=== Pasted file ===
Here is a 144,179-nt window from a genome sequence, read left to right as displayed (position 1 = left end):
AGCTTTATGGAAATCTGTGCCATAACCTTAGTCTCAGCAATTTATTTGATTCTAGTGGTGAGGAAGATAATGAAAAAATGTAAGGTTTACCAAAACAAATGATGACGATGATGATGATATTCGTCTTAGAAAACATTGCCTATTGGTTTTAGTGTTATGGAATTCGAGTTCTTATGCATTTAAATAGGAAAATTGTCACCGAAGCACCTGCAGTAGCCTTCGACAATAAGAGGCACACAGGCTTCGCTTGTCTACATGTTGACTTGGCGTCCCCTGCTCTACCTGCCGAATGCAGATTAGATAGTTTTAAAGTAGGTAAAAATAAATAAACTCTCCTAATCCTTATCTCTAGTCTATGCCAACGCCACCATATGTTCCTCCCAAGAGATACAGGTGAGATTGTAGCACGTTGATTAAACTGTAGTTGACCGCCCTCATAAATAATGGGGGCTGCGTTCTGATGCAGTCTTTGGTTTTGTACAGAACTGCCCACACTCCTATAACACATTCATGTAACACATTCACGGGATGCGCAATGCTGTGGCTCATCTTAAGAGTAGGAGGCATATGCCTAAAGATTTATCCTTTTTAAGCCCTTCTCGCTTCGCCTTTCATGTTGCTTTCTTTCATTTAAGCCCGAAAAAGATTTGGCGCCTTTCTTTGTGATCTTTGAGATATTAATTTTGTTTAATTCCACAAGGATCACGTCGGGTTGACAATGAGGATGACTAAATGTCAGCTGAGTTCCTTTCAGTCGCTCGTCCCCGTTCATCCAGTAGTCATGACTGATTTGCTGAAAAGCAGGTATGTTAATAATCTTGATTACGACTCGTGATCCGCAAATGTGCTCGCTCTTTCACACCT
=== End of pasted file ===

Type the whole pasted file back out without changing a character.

Here is a 144,179-nt window from a genome sequence, read left to right as displayed (position 1 = left end):
AGCTTTATGGAAATCTGTGCCATAACCTTAGTCTCAGCAATTTATTTGATTCTAGTGGTGAGGAAGATAATGAAAAAATGTAAGGTTTACCAAAACAAATGATGACGATGATGATGATATTCGTCTTAGAAAACATTGCCTATTGGTTTTAGTGTTATGGAATTCGAGTTCTTATGCATTTAAATAGGAAAATTGTCACCGAAGCACCTGCAGTAGCCTTCGACAATAAGAGGCACACAGGCTTCGCTTGTCTACATGTTGACTTGGCGTCCCCTGCTCTACCTGCCGAATGCAGATTAGATAGTTTTAAAGTAGGTAAAAATAAATAAACTCTCCTAATCCTTATCTCTAGTCTATGCCAACGCCACCATATGTTCCTCCCAAGAGATACAGGTGAGATTGTAGCACGTTGATTAAACTGTAGTTGACCGCCCTCATAAATAATGGGGGCTGCGTTCTGATGCAGTCTTTGGTTTTGTACAGAACTGCCCACACTCCTATAACACATTCATGTAACACATTCACGGGATGCGCAATGCTGTGGCTCATCTTAAGAGTAGGAGGCATATGCCTAAAGATTTATCCTTTTTAAGCCCTTCTCGCTTCGCCTTTCATGTTGCTTTCTTTCATTTAAGCCCGAAAAAGATTTGGCGCCTTTCTTTGTGATCTTTGAGATATTAATTTTGTTTAATTCCACAAGGATCACGTCGGGTTGACAATGAGGATGACTAAATGTCAGCTGAGTTCCTTTCAGTCGCTCGTCCCCGTTCATCCAGTAGTCATGACTGATTTGCTGAAAAGCAGGTATGTTAATAATCTTGATTACGACTCGTGATCCGCAAATGTGCTCGCTCTTTCACACCT